Tanya pointed me into a box room with a single bed and then disappeared into the bathroom. It was dingy. A dark purple shade prevented the lightbulb from doing its job. I put my overnight bag on the bed and sat down beside it. This room was obviously for junk. The rest of the house felt cared for.
I really wished I’d stayed home. I drank half a glass of wine without tasting it. When I put the glass down my hand shook and nearly knocked it off the bedside table. I stripped down to my underwear and got clean clothes out of my bag. As I was freshening up with a cleansing wipe, I felt a chill. The hairs on the back of my neck, my shoulders and arms stood up and I couldn’t control a convulsive shudder. Quick, shallow breaths of cold air rasped in my ears and I knew there was someone standing behind me. I tensed in anticipation of his touch.
When it didn’t come, I picked up my top and pulled it over my head. I couldn’t bring myself to turn around although I knew I would have to, eventually. I wriggled into my jeans. Material between my skin and questing fingers made me feel safe enough to half turn and reach for the wine. Once the glass was empty I turned again, warmed from the inside.
BANG, BANG, BANG. The door shook and I yelped and jumped as the knock was followed immediately by the door opening.
“Did I scare you?” Tanya laughed. “I was coming to see if you needed a top up. Looks like you do.”
“I got really creeped out a minute ago.” I held my wine glass out.
“Mmmm, this room has a draught and I can’t figure out where it’s coming from.”
She left again and I brushed out my hair and made up my face. Then I went downstairs with my wine. Despite having been in a bathrobe when she’d come into my room Tanya was already in the hall, hanging plastic bats from the ceiling.
“You didn’t say we were dressing up.” Looking at Tanya’s black lace gown I felt underdressed.
“Would you light the candles in the pumpkins please? There should be a lighter on the windowsill.”
There was a pumpkin on the kitchen windowsill where anyone coming to the front door would see it. Another, more grotesquely carved, was in the living room. There was a stick of incense in holder on the mantle so I lit that too. A jumble of crystals and halloween knick-knacks were littered amongst the candles on the black marble hearth. Then the overhead light went out. I jumped and dropped the lighter. There was a throaty laugh from the doorway.
Tanya was silhouetted in the light from the hallway. “Wow, you’re really jumpy. I thought it would be more atmospheric in here with just the candles.”
“It’s certainly that. I didn’t hear you moving.” I started to rearrange the folds on my top. I loved it. The red was the perfect shade for me and it had a low scooped neckline with loose drapy folds of material. The long, bell sleeves hung loosely from my shoulders. It looked amazing until I moved and then everything needed adjusting.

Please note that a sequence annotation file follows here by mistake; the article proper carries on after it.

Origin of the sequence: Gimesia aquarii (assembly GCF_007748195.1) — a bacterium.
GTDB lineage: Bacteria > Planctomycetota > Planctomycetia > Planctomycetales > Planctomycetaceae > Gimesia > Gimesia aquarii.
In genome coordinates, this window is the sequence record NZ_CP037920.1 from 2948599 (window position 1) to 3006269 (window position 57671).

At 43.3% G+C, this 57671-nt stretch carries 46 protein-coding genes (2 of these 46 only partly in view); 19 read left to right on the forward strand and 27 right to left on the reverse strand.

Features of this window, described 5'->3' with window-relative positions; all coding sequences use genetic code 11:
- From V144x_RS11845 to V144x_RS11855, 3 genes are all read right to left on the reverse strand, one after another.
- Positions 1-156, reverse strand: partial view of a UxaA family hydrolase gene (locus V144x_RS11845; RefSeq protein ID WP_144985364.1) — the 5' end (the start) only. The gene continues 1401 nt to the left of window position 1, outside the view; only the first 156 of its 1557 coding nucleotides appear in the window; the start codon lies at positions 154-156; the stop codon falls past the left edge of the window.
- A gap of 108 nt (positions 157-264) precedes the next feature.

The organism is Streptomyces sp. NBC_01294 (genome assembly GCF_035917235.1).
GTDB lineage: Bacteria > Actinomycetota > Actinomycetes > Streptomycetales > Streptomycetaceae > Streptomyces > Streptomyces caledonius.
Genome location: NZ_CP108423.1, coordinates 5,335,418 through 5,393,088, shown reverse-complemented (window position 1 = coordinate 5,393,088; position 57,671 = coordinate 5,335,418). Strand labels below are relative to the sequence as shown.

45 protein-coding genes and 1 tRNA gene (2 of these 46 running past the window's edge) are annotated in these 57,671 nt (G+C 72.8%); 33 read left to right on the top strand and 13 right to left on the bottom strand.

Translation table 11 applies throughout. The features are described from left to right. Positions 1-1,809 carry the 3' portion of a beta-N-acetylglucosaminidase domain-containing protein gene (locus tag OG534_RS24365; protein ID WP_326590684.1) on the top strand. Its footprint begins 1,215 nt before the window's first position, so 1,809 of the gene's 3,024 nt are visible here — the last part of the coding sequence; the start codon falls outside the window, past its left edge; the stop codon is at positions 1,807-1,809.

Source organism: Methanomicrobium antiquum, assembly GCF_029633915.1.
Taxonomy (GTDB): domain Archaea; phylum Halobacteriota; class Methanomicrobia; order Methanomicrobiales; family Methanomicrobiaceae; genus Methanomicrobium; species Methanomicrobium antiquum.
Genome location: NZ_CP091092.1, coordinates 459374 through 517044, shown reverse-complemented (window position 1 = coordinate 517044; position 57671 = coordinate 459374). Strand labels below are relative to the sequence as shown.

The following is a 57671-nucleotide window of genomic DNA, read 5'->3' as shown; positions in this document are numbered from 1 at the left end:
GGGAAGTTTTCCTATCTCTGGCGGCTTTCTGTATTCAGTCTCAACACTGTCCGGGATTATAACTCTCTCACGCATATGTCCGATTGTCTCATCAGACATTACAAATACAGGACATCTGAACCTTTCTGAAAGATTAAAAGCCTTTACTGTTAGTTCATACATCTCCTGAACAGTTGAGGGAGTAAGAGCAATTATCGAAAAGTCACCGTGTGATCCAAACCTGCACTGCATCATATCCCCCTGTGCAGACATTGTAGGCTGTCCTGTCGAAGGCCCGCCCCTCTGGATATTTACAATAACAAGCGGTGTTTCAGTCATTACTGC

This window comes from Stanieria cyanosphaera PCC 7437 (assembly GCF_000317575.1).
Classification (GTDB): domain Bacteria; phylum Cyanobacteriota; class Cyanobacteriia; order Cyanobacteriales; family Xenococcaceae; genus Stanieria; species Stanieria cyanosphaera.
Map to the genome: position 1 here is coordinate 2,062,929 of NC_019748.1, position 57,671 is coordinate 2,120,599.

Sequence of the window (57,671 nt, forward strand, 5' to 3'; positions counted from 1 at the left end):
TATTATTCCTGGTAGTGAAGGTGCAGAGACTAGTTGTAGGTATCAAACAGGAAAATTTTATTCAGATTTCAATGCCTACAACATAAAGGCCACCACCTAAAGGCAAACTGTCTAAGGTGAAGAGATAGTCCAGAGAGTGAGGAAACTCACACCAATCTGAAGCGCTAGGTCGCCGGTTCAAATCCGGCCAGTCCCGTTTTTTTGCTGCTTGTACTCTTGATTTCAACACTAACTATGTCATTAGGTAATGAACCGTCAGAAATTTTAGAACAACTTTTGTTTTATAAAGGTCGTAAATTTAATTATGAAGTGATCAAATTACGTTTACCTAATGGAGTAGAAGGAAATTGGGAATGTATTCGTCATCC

Tanya disappeared into the kitchen and came back with a bowl of funsize chocolate bars which she placed on a small table by the door.
“The guys will be here any minute,” she said.
She bought the bottle of wine through and filled our glasses again. It was working its magic and I was more relaxed. I wondered if I should slow down. There wasn't much in my stomach and I didn't want to be drunk too early, but then the doorbell rang and my nerves took over. Tanya shoved a CD into my hand as she went to answer the door. I put it in her player; the doomy notes of Paradise Lost were at odds with the noisy, excited greetings in the hallway.
Daniel and Troy were nice. For a while I forgot why social situations fill me with dread. Daniel was in love with Tanya, hanging on her every word, gazing longingly at her with big, brown eyes. He sat cross-legged on the sofa watching her. I'd expected that someone called Troy would be rather fey. He wasn’t. He was blond and tall, understatedly pretty.
“Ok, let’s do this,” said Tanya.
“Do what?” I said.
She just smiled at me. “You’ll see.”
Troy moved furniture, taking little tables to the side of the room and pushing the sofa and chairs back to make a big clearing in front of the fireplace. Daniel gathered up all the dead beer bottles and nibbles. I grabbed my wine bottle before he could remove that as well. Tanya killed the music. The sudden emptiness of the air was strange and threatening. She turned into the room and stood by the fireplace.
“Amy," she looked at me. "As it’s Samhain we’re going to contact the dead.”
Daniel and Troy sat on the floor to either side of her. In her black lace gown she looked like a priestess with her neophytes. I didn’t want to do it but I didn't believe in ghosts. The spirits of the dead don't talk.